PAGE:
UCL FACULTY OF LAWS

Master of Laws (LLM) Programme

Modes of study

The LLM is an attendance-based taught masters programme that can be studied on a full-time, part-time, or flexible basis. It is not possible to study the LLM at UCL by distance learning or online. If you wish to study an LLM via distance learning, you may wish to consider the University of London LLM programme via distance learning.

Full-time Study (1 year)
The programme is completed in 12 months (September to September).

Part-time Study (2 years)
The programme is completed in two years, with 60 credits of taught modules completed each year. The Independent Research Essay (IRE) is undertaken in the second year, with some informal preparation for it beginning in the first year. Each module must be completed within 12 months.

Flexible Study (up to 5 years)
The programme is completed in up to five years. The IRE is undertaken in a later year, with some informal preparation for it beginning in the preceding year. Each module must be completed within 12 months.

Modules offered on the LLM programme may not run in every academic year. If there are any modules that are integral to your study, you should check whether they are running in the relevant academic year.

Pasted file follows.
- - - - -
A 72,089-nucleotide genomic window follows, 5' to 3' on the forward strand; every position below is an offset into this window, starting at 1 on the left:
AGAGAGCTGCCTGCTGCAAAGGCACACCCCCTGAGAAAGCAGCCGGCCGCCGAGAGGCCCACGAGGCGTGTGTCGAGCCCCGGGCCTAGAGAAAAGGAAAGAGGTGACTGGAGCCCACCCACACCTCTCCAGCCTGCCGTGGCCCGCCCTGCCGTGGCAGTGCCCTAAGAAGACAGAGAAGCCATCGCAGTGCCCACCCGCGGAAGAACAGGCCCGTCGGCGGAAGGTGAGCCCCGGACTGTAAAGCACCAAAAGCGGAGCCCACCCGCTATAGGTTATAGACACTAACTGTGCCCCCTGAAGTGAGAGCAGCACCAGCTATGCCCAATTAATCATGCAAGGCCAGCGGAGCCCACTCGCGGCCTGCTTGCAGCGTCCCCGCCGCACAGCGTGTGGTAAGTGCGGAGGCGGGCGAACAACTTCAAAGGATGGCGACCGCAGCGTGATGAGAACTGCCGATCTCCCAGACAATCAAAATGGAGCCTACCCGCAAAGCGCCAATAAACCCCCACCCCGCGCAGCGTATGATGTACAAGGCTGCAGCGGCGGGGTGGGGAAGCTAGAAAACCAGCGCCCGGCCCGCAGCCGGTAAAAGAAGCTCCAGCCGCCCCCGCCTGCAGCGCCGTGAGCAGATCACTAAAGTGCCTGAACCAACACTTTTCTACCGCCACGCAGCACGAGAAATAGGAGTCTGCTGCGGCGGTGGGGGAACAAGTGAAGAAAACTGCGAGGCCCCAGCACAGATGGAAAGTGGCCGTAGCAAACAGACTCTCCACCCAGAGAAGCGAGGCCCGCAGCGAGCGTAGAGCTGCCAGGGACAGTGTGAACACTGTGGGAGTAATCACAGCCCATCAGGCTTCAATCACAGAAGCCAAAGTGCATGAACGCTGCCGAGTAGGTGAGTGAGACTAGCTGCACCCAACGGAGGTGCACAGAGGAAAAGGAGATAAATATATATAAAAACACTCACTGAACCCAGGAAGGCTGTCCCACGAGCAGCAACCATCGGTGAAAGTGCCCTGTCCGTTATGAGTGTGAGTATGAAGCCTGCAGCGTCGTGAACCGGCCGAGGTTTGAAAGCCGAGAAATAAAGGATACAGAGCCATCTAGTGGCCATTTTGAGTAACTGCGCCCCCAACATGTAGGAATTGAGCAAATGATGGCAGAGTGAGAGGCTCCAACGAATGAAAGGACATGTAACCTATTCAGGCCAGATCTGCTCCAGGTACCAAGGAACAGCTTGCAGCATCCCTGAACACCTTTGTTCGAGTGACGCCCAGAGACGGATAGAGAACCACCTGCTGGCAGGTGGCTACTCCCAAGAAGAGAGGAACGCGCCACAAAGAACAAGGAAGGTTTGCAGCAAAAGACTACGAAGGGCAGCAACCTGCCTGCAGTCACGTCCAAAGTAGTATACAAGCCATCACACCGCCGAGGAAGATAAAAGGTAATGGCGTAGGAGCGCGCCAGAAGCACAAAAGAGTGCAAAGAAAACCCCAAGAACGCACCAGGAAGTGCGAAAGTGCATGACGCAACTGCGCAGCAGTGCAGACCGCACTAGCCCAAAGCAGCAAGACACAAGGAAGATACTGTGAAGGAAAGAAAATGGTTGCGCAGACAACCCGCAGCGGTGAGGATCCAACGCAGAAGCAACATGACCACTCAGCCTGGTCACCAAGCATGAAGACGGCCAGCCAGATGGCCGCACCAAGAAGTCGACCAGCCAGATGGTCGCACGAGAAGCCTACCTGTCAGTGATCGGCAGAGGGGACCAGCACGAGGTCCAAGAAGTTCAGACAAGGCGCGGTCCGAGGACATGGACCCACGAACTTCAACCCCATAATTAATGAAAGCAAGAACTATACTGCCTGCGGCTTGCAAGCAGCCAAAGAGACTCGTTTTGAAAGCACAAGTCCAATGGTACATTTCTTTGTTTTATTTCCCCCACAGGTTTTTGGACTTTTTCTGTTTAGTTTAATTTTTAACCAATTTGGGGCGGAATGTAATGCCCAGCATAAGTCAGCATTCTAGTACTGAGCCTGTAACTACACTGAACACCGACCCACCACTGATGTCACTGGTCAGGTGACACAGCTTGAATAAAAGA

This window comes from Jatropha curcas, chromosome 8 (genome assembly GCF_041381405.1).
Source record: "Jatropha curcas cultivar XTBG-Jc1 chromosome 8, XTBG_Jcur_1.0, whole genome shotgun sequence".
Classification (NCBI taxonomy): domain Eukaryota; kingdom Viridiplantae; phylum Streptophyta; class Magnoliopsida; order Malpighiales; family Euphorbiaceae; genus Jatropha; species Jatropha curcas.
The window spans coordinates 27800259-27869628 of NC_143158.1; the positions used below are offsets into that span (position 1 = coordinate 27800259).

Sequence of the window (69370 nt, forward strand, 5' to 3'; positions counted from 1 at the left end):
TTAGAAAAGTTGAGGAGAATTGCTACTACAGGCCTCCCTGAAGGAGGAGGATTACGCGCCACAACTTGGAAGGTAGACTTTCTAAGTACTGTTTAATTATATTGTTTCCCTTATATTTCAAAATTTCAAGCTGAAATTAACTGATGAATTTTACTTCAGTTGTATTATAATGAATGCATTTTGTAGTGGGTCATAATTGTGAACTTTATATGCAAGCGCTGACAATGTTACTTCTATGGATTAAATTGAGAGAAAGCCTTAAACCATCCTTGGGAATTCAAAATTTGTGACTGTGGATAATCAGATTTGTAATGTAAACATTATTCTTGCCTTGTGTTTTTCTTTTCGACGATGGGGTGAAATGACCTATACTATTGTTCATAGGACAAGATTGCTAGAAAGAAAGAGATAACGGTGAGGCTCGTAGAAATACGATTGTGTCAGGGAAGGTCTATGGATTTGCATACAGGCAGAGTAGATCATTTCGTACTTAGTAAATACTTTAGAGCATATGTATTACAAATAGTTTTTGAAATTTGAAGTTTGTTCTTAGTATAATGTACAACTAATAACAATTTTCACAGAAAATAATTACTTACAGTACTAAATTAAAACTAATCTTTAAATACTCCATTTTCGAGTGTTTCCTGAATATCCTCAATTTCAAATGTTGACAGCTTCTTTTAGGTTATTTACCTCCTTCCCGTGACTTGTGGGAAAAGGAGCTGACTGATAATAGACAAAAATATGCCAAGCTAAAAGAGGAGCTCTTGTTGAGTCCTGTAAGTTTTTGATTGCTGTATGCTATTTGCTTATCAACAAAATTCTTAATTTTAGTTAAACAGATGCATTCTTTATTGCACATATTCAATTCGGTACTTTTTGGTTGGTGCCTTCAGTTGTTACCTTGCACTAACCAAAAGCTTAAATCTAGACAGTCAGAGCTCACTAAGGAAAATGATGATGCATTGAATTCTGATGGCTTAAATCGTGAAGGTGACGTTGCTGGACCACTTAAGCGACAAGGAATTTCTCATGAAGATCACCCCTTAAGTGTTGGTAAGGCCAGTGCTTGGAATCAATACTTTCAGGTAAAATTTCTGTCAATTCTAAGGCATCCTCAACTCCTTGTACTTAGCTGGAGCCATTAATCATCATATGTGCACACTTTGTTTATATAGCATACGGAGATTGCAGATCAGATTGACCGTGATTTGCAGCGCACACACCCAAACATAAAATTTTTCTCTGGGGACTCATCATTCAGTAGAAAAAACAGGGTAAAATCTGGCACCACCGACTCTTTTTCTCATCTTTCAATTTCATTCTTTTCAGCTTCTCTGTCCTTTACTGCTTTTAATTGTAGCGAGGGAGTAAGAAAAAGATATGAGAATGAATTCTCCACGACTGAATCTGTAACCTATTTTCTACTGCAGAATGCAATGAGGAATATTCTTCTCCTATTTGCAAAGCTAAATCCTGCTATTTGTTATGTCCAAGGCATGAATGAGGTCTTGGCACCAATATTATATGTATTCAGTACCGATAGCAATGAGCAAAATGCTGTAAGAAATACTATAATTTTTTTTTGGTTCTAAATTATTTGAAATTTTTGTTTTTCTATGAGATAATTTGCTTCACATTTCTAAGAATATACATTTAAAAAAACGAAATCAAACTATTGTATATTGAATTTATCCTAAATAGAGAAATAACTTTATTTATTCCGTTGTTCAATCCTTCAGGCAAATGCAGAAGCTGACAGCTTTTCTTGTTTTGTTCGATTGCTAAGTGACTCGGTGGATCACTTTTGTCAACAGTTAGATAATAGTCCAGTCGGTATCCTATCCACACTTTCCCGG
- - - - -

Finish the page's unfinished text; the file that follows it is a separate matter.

Continuing Legal Education

If you do not wish to undertake the full LLM programme, it is possible to study individual modules as a Continuing Education Student. For more information on studying in this way, please see the Continuing Legal Education section of this site. You will not gain academic credits by studying as a Continuing Education Student.

APPLICATION NOTICES

The application process for the 2014-15 academic session, for entry in September 2014, is now closed.

Information regarding applications for September 2015 will be updated on the website in September 2014.

IMPORTANT NOTICE : Updated 28 May 2014

The Home Office issued an update about the acceptance of ETS tests (including TOEFL). They have now confirmed that Higher Education students applying for a Tier 4 visa may use a TOEFL test taken after 17 April, if a Higher Education Institution is willing to use its academic discretion. For those students entering in September 2014, UCL will continue to accept the TOEFL even if it was taken after 17 April. However, if an applicant still needs to book a test then we recommend that they take an alternative test to TOEFL. Those who have already arranged to take a different test following the previous advice from the Home Office, we encourage you to go ahead with taking the alternative test.

The TOEFL test will continue to be accepted for 2014 entrants who have been asked to take an English language qualification as part of their offer condition, and do not need to apply for a visa to study in the UK.